Ohio State’s COVID-19 containment efforts appear to be working, experts say

Comprehensive Monitoring Team issues first report

By: 

  • Misti Crane
October 22, 2020
student studying wearing mask
Evidence to date suggests Ohio State's public health safety measures, testing and other policies are keeping infection rates low

In a report published today, the team of experts monitoring the pandemic at The Ohio State University presents evidence that the university’s safety measures are working to contain COVID-19. 

Ohio State’s Comprehensive Monitoring Team (CMT) today (Oct. 22, 2020) issued its initial report on ongoing data analysis designed to stem the spread of infection on and around the Columbus and regional campuses. The team of 16 began meeting in August to assess patterns, trends and emerging concerns related to the pandemic. It includes experts in various fields including infectious disease, public health, mathematics and engineering. 

Among the CMT’s observations: 

  • The strategy of frequent testing, isolation, quarantine, masking, distancing and limits on class and gathering size — against the backdrop of less density on campus overall — has been successful in reducing infection rates for undergraduate students living on and off campus. Among graduate and professional students in the testing program, rates have been low.
  • Two key measures — trends in infection rates among asymptomatic students and positive rates among students who seek out testing because of symptoms or close contact with someone who is infected — declined and then remained stable since mid-September.
  • The reproduction number(Rt), an epidemiological measure of the potential for ongoing transmission, has remained stable, and primarily below 1, an indicator that the epidemic may be slowing.
  • The majority of students who have tested positive for COVID-19 have experienced no symptoms.

“It is possible to drive infection down with an infusion of determined university leadership, resources, and effort through close monitoring and focused intervention,” the CMT concludes in the report. 

Dean Amy FairchildThat optimism comes with a side of caution – particularly as the weather turns colder, sending more people indoors and as some grow complacent about the public health precautions necessary to contain the pandemic, said Amy Fairchild, who leads the CMT and is dean of Ohio State’s College of Public Health.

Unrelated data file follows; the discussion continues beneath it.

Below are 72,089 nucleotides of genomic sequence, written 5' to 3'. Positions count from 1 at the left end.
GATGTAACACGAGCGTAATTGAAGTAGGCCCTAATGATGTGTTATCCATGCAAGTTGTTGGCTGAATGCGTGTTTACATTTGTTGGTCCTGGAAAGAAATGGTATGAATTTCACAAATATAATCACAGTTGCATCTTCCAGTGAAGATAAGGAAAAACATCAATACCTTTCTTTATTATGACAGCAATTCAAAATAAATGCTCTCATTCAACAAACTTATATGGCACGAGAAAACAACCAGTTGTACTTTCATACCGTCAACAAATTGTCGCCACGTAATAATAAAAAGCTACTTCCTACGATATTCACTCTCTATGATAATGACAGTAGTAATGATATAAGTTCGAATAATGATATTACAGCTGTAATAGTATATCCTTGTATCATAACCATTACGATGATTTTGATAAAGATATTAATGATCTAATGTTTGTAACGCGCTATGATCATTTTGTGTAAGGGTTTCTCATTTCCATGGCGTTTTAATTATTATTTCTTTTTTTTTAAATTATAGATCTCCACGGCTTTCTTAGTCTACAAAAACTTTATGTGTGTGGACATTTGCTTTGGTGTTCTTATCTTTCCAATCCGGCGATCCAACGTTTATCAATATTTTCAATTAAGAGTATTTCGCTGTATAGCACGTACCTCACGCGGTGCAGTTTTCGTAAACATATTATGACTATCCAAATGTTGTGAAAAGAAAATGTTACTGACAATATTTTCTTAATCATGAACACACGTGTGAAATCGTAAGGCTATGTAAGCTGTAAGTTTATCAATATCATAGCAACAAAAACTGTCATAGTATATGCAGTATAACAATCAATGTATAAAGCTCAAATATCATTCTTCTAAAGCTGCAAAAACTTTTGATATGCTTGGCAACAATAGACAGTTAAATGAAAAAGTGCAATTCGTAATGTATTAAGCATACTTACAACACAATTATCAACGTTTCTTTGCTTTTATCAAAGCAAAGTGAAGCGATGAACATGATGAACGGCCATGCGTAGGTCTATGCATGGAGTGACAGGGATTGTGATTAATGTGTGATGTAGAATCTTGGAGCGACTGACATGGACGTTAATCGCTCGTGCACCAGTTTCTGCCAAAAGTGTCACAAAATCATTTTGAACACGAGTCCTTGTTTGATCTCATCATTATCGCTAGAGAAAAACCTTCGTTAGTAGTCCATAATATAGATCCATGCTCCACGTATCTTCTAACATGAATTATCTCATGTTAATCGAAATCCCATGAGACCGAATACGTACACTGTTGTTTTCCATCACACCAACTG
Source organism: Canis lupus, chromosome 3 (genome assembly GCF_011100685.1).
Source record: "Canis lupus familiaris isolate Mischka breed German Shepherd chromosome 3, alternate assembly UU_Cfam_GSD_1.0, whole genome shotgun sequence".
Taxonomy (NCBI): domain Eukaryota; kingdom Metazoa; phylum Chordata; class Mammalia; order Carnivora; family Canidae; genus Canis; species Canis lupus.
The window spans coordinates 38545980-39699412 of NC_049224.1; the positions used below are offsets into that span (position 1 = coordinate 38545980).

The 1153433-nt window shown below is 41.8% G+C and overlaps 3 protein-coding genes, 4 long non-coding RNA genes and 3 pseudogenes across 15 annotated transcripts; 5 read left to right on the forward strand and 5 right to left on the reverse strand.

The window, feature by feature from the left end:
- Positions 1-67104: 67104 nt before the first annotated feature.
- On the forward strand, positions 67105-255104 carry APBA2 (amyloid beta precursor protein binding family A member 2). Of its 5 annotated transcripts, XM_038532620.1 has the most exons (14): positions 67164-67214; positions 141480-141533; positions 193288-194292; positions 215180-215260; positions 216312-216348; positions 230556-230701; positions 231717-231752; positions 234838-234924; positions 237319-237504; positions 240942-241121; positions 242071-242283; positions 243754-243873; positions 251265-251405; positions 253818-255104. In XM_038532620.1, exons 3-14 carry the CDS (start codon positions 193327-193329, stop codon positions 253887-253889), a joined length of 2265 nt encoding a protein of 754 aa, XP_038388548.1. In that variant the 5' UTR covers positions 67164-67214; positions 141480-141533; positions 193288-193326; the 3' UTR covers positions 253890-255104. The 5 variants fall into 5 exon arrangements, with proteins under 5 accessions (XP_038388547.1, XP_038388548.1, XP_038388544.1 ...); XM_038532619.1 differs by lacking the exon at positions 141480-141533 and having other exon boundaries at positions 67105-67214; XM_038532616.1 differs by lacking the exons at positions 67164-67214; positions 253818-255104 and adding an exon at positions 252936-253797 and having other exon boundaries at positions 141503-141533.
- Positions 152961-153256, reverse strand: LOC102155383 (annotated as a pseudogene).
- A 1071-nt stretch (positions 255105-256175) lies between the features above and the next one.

She stressed the importance of engaged students, faculty and staff who have committed to safety measures — and of redoubling efforts to keep Ohio State going in the right direction. 

“Our students have been routinely showing up for testing, participating in the contact tracing process and protecting the Buckeye community through isolation and quarantine – all factors that have contributed to the relative success we’ve seen so far,” Fairchild said. 

“Coupled with ongoing measures including proper masking, physical distancing and avoiding crowded gatherings – which are all supported by our public health campaign – I’m optimistic that we can continue to control transmission on and off campus, even as increases in infection rates are being seen in communities throughout the state.” 

Looking forward, the CMT is expanding its work monitoring vulnerable populations, activity on Ohio State’s regional campuses and analyzing wastewater, a method of tracking the virus that bolsters overall campus surveillance. 

In addition to its near-daily meetings to analyze data, create predictive models and develop recommendations for campus leaders, the monitoring team reviews policies for Ohio State’s Case Investigation and Contact Tracing Team. Members of the CMT also support the Ohio Department of Health’s monitoring efforts. 

Along with the expertise of its core members, the team draws on a breadth of skills and knowledge from faculty, students and staff throughout Ohio State.

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About The Ohio State University College of Public Health

The Ohio State University College of Public Health is a leader in educating students, creating new knowledge through research, and improving the livelihoods and well-being of people in Ohio and beyond.  The College’s divisions include biostatistics, environmental health sciences, epidemiology, health behavior and health promotion, and health services management and policy.   It is ranked 23rd among all colleges of public health in the U.S. by U.S. News and World Report, and also includes the top 7-ranked MHA degree program.  The College provides leadership and expertise for Ohio and the world through its Center for Health Outcomes and Policy Evaluation Studies (HOPES), Center for Public Health Practice (CPHP), and Center for the Advancement of Tobacco Science (CATS).